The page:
Altiverb 7 by Audioease
Do you really need a convolution reverb that costs upwards of 500 Euros? Our reviewer seems to think that with Altiverb 7, the answer unfortunately is “absolutely”.
by Alex Arsov, May 2017
I assume you’ve already heard about Altiverb, a studio standard. Of course, as convolution reverbs can be found in almost every DAW, not to mention that there are also a dozen third party convolution reverbs around for a quite reasonable price (ranging from $100 to $200 USD), you probably asked yourself, as I did before I got it, whether Altiverb 7 is worth the price. After all, €499 EUR for the regular version and €849 EUR for XL is quite a big price, and after all, convolution reverbs are all about the impulse responses (known as IRs) from real places which you can even get for free if you google a bit. There are plenty of enthusiasts that have sampled some great real spaces, same as some legendary reverb hardware pieces. So, where is the catch?
I have had Altiverb for almost a month and had enough time to try it with some orchestral material and some pop songs with guitars and vocals. So, where is that few hundred euros difference? The first thing I should say is, yes, it is worth the money, and second, yes, it makes a very noticeable difference. Not just a difference in the range of those abstract words that no one can really properly describe, like “Warmth” for example. I presume this word means drinking Whiskey by the old stove inside a house on a cold winter’s day. Not sure what exactly what it means in a musical sense.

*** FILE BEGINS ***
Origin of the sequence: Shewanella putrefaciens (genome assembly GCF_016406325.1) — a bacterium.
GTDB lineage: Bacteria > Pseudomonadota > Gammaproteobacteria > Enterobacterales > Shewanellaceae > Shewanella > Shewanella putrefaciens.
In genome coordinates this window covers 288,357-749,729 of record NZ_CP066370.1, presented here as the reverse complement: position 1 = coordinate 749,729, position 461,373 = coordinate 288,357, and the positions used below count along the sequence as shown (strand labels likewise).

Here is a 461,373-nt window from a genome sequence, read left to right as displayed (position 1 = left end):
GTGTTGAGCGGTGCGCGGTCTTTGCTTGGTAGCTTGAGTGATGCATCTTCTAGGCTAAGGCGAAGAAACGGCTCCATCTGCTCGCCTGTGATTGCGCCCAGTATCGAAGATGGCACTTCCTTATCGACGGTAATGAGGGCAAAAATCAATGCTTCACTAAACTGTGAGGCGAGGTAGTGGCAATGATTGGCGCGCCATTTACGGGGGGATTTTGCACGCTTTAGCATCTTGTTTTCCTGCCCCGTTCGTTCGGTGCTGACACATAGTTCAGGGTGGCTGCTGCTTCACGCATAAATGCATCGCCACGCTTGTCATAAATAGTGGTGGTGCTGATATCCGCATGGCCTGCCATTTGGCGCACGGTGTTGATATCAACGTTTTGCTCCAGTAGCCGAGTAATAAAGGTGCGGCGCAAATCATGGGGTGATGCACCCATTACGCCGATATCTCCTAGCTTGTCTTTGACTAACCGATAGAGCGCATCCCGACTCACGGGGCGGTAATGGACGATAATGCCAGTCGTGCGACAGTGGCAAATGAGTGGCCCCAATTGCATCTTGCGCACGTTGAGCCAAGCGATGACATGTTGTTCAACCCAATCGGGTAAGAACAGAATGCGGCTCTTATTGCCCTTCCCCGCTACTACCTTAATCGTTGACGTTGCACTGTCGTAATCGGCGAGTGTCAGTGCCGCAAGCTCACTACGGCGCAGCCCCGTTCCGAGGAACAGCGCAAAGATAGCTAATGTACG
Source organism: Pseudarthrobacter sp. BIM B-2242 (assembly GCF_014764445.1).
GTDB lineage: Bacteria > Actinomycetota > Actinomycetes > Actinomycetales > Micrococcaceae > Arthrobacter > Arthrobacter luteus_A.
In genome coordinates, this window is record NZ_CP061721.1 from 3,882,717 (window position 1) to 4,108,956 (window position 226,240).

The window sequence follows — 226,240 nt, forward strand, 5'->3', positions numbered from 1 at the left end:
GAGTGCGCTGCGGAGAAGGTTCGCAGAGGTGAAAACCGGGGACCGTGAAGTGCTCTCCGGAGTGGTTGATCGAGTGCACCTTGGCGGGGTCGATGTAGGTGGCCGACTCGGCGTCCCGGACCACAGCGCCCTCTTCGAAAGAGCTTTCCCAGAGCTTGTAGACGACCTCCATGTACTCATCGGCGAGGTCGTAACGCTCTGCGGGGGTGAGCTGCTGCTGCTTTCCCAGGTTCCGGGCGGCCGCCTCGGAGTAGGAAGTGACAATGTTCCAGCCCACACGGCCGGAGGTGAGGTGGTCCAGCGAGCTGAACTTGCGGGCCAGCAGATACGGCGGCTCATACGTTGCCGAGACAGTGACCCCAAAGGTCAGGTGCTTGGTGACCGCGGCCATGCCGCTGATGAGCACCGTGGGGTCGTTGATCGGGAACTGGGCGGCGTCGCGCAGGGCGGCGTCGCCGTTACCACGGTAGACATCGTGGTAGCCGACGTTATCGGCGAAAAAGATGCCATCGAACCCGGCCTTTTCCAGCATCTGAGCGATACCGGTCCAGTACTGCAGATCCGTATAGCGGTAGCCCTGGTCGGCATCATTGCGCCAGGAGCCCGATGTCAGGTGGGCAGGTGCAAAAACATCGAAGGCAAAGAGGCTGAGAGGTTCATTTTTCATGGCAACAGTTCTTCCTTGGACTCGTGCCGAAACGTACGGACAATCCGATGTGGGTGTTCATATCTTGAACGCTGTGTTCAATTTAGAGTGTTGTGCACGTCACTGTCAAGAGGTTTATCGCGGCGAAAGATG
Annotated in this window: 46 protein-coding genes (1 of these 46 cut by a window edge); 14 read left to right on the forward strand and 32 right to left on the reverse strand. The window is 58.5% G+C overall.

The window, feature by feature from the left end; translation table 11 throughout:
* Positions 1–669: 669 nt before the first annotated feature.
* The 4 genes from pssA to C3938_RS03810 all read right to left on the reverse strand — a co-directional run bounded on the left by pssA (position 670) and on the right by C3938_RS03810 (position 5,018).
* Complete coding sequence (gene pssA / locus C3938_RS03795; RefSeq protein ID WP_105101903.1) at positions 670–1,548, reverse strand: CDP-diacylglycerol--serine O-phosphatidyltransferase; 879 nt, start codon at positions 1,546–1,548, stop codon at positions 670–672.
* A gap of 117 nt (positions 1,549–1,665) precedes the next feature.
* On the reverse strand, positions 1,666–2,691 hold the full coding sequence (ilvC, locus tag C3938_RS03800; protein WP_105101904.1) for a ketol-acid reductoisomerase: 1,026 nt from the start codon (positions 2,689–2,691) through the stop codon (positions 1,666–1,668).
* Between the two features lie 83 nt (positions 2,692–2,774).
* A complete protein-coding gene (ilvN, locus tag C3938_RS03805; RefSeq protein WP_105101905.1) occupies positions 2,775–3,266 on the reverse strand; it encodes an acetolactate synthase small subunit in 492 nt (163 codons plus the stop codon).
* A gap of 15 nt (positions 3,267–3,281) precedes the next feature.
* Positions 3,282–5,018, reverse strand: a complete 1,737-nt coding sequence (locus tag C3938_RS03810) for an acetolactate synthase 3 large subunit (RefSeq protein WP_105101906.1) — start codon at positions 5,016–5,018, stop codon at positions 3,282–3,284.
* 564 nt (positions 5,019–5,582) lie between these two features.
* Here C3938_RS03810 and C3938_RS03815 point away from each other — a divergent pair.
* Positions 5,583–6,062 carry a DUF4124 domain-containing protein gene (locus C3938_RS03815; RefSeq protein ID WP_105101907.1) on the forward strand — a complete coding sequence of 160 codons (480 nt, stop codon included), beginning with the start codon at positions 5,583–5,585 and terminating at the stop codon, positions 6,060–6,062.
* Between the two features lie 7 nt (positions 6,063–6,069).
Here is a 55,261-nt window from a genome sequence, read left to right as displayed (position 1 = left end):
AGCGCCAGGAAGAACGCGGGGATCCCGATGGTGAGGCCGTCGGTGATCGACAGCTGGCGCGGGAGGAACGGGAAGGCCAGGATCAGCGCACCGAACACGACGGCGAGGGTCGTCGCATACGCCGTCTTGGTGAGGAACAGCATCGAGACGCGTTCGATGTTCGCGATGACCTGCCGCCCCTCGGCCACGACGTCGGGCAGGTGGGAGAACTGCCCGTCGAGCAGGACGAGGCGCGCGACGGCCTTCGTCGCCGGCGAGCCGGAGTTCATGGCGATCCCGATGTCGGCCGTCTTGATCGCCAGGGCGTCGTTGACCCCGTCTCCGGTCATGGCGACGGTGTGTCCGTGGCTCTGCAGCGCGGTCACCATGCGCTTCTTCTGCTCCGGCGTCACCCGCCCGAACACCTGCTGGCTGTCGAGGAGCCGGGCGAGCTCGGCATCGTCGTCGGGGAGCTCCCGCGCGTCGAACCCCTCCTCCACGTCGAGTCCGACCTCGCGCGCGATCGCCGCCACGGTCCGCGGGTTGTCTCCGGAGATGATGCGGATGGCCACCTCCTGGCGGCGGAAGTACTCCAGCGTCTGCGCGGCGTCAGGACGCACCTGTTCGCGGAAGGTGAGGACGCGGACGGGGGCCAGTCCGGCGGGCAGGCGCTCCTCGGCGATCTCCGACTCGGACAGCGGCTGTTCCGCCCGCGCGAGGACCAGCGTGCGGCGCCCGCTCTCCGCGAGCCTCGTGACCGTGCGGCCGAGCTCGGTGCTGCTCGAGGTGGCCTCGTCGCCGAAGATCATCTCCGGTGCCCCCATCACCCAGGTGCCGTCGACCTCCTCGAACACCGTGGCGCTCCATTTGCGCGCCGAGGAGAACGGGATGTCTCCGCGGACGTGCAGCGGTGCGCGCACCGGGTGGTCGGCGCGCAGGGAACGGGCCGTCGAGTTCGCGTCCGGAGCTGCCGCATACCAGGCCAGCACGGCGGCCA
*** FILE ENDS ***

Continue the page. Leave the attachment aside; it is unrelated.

Let’s start with clarity. All other virtual reverbs add space around the effected sound, a nice sound, but still a bit foggy and muddy. Don’t tell me about predelay, equalizer and other things, as you know exactly what I’m talking about. The real spaces sound clean and well defined, something that is not 100% true with convolution or even algorithmic reverbs. Some of them add really cool and pleasant spaces around the audio object, but you can’t say that this is totally the same as listening to an instrument in a real place. Close, but not enough. I don’t know what the secret of Altiverb 7 is, it could be a high sample rate used for IR convolutions or maybe recording techniques used by skilled recording engineers, or perfectly chosen places, good programming, or probably all the mentioned reasons coming together to give a unique end result.